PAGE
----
Wednesday, April 30, 2014

U.S. Cities Recognizing New Value in Alleys

From: - Blind Alleys of Urban Branding - Downtown Colorado Inc. April 9th 2014
Michael Scott is the Editor of UrbanWebcity, an online community examining the intersection between people and the urban environments in which they live. Michael can be reached at urbanwebcity@gmail.com.

"In many historic European cities, alleys have long been an integral part of urban landscapes, revered as epicenters of cultural and civic activity. In the U.S., they have traditionally been seen as unappealing service corridors between buildings, synonymous with crime, vice, and bottle-toting street vagrants, not for public use." 


Sacramento's Old Soul Coffee patrons enjoy the alley atmosphere

"From a broader perspective, alley revitalization efforts that support the efficient use of urban space are being increasingly seen as a key strategic piece in the overall branding identity of a city. This is particularly true as local governments seek ways to boost declining revenues during our nation’s economic recovery. Many alleys because they are too narrow for a steady flow of vehicular traffic, are primed to serve as walkable thoroughfares, fueling consumer spending and commerce. Other benefits include bike storage and recycling, among other functional possibilities."

[Until recently, some members of the senior management at the Office of Historic Preservation in D.C. have considered D.C. alleys as being useful for only two things: - (a) trash and (b) service access. This is slowly changing. Ed]



"Alley rebranding projects taking place in U.S. cities often have a grassroots, organic feel to them. In the eclectic Midtown District of Sacramento, citizen-infused momentum is building around efforts to revamp these small urban spaces. The alley where Old Soul Coffee is planted is just one example of how aesthetic improvements can spur creative use of space for nearby businesses and homes. The story behind Old Soul Coffee and the rogue arterial it used to be is similar to that of a band finding an off-the-beaten-path garage space to practice in. I spoke to Jason Griest, one of the founders Old Soul, to get his take on the evolution of the alleyway as a destination point for local residents."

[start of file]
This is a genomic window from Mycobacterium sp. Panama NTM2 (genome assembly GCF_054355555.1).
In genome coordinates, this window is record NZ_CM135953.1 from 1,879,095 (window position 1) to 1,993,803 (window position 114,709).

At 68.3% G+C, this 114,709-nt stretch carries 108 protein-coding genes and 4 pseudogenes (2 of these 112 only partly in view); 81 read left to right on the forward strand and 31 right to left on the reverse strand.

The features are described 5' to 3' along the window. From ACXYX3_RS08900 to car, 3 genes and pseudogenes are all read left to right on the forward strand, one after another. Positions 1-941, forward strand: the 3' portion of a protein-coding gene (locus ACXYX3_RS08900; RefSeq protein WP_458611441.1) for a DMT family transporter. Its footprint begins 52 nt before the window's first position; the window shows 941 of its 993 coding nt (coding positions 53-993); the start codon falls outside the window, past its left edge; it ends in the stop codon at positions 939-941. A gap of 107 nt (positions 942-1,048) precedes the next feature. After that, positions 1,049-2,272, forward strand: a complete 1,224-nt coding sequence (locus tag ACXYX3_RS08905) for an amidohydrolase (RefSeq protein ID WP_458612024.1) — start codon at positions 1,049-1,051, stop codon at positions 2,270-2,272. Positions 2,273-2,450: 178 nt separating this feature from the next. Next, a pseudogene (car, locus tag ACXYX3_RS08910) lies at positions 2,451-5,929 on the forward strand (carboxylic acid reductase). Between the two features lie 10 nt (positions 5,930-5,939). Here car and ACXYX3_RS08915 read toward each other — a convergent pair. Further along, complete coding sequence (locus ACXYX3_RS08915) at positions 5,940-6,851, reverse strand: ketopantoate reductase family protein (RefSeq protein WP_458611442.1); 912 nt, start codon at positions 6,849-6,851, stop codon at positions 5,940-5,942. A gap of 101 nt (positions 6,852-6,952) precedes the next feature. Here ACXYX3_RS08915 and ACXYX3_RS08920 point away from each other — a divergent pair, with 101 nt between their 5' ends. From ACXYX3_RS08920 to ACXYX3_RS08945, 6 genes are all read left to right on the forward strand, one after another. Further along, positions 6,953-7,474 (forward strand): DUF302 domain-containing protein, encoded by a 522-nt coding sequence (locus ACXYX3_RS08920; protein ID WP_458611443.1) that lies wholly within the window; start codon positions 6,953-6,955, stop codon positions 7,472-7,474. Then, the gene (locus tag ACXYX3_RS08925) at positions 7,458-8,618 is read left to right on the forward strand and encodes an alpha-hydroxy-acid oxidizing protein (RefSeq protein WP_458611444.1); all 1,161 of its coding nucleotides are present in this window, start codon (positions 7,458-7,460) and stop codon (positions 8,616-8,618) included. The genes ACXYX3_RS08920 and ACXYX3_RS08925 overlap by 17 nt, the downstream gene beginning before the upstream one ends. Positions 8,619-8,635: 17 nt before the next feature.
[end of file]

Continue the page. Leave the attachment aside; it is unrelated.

Old Soul’s home, Liestal Alley

"Despite their history as dark, abandoned corridors decorated by graffiti-stricken dumpsters, unsavory characters and delivery trucks, alleys are now finding value as nodes of public vitality and economic activity. These long underused passageways now represent key avenues of community connectivity and civic pride, a major component of urban rebranding efforts."


*** 

Read the full article to see suggestions about how to accomplish alley revitalization. [Ed]
http://www.urbanophile.com/2014/02/04/blind-alleys-of-urban-branding-by-michael-scott/

Thursday, April 24, 2014

Proposed Alley Classification System


Category 1 (lowest)

There are no remaining historic buildings within the alley and there is no opportunity for thematic development based on historic provenance.

Category 2

1 or 2 historic buildings exist that retain elements of their historic nature. The alley in general is no longer intact and most of the buildings have been destroyed through neglect or intentional demolition.

Category 3

5 to 10 historic buildings exist and the alley is reasonably “intact” with potential for development and preservation of the historic buildings through incorporation but preservation.

Category 4

10 or more historic buildings exist and the alley is almost completely “intact” with a high potential for thematic development and preservation.

Category 5 (highest)

The alley is fully developed to its maximal potential and thriving either commercially or as a residential community. 

The "Corrugated Alley" - Durr

“A sense of place” is something that one intuits.

Despite readily discovered “rules and regulations of urban design” that have been layered over the years on top of previous “rules and regulations” it ultimately comes down to one’s personal initial reaction. What fits? What doesn’t fit? How does a place make you feel? Do you get a sense of the past and the present gently comingling or is it jarring? Do you feel comfortable and want to stay or do you feel discomfort and want to leave?

1958 Ford Edsel - one of Time Magazine’s 50 worst cars of all time.

A “sense of place” hits one viscerally. For example you don’t need to be a car designer to intuitively either appreciate or abhor a car’s design. In many ways the Ford Edsel was not intrinsically a “bad car” for its time, but the poor sales revealed that most people thought it was pretty ugly. With a more imaginative grill/fa├žade and rear treatment, it might have sold well. Time Magazine speculated on another interesting reason for its poor sales!


Durr alley (between 11th and 10th and M and N Streets) is a category 1 alley in the author’s alley classification system (which means that there are no historic alley buildings to protect and development potential is limited for the foreseeable future). The alley is essentially a homogeneous collection of rollup doors passively and patiently facing each other. 



So, putting corrugated cladding on the rear of a new building backing onto the alley does not seem so out of place because the sense of place is already established. In another location with a different sense of place, it would stand out like a sore finger. 


Dubbed “The Finger Building” 

Probably nice for those who are on the inside looking out. Not so nice for those on the outside.  Most observers have a strong immediate visceral response one way or another. 

There is a place for everything. Just the right place. 

Sometimes, to quote  Gertrude Stein, "there is no there, there."